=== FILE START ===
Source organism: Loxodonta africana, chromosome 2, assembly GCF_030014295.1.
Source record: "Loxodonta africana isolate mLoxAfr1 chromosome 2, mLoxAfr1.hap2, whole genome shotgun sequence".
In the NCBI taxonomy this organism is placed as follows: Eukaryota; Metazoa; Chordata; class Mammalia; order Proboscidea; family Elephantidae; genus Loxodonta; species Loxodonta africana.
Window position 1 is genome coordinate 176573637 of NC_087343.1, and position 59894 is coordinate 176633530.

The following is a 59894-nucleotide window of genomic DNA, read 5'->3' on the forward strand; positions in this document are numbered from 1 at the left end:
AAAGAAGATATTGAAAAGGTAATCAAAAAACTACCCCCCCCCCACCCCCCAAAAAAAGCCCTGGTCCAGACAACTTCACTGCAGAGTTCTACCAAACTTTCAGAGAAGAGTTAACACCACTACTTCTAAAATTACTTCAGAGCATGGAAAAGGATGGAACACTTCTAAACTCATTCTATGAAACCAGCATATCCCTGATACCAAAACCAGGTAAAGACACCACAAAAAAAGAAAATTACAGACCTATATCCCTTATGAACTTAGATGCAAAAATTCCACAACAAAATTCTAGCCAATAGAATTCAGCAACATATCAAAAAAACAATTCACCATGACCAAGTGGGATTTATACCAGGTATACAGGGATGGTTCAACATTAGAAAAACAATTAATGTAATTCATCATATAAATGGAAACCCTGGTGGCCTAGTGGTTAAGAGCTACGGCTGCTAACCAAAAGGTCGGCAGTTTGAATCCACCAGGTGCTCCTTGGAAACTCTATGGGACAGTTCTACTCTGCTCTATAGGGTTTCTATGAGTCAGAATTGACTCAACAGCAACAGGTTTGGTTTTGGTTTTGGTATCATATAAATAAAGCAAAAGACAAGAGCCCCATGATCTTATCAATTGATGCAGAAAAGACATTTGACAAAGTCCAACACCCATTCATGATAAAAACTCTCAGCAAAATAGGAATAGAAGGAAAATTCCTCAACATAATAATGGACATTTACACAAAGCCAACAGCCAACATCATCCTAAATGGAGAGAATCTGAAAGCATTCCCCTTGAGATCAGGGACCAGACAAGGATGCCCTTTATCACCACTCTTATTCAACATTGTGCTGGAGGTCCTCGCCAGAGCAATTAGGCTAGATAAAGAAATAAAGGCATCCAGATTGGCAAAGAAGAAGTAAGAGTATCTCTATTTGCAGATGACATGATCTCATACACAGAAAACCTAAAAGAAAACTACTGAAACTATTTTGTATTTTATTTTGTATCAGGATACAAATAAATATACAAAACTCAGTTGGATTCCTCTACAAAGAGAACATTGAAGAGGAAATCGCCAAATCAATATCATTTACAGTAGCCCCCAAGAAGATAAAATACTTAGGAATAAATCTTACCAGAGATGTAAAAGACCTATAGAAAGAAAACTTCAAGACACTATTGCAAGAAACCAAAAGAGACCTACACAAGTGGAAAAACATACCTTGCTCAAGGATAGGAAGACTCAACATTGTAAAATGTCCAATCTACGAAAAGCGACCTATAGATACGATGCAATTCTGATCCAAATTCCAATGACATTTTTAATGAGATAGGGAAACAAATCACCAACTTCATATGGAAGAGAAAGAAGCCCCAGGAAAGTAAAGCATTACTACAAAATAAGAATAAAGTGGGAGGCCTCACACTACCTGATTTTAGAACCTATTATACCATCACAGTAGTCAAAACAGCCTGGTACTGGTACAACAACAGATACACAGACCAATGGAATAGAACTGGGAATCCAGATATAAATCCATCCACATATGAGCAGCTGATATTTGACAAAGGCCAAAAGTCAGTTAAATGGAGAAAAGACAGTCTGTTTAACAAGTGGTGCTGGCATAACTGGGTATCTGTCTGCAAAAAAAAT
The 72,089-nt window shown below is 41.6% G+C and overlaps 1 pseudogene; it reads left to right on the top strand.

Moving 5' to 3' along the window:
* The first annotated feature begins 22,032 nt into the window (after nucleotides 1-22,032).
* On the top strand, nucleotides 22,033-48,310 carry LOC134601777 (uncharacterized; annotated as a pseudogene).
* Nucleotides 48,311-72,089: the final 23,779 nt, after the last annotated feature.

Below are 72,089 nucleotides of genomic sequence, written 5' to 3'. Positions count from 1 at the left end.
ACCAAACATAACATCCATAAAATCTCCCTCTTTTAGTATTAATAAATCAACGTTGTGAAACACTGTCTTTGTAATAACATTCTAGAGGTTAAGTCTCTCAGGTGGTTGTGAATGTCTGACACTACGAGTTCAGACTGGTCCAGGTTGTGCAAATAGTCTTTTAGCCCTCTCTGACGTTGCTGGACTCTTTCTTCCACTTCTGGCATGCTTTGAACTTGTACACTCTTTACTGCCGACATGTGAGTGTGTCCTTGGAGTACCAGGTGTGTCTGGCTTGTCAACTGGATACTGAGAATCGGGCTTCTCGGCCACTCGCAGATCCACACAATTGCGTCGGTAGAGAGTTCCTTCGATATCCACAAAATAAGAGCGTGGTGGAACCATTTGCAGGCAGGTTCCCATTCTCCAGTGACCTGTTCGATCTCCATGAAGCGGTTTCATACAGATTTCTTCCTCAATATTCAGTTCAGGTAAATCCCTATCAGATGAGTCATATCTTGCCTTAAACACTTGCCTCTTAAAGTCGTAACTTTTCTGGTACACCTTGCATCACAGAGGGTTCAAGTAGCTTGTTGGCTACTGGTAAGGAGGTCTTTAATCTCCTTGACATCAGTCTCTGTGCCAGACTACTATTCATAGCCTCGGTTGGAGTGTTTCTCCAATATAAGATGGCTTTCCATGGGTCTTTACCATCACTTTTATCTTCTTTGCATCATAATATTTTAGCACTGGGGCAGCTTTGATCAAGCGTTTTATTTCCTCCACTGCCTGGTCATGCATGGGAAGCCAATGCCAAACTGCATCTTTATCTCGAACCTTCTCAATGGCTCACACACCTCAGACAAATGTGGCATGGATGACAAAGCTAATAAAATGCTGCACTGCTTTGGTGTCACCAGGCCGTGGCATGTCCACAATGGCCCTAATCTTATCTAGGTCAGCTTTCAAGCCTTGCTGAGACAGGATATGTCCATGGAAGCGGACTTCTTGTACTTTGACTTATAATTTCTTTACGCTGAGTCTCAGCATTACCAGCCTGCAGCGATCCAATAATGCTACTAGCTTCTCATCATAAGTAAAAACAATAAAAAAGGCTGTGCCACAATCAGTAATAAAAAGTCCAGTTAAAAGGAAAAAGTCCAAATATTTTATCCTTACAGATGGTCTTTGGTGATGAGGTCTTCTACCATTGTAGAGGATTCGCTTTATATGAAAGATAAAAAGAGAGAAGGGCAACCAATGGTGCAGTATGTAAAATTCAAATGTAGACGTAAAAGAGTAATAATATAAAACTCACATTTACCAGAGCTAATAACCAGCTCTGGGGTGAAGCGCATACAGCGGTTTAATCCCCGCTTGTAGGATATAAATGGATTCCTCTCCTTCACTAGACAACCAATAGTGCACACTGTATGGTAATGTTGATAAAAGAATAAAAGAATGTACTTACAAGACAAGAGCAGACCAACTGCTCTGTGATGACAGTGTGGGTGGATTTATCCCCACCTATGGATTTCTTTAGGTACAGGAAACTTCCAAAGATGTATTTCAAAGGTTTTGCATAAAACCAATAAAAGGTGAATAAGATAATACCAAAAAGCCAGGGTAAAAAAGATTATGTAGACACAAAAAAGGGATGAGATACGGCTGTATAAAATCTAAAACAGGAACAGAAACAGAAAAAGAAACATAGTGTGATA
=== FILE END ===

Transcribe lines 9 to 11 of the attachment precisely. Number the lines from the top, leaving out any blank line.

* The first annotated feature begins 22,032 nt into the window (after nucleotides 1-22,032).
* On the top strand, nucleotides 22,033-48,310 carry LOC134601777 (uncharacterized; annotated as a pseudogene).
* Nucleotides 48,311-72,089: the final 23,779 nt, after the last annotated feature.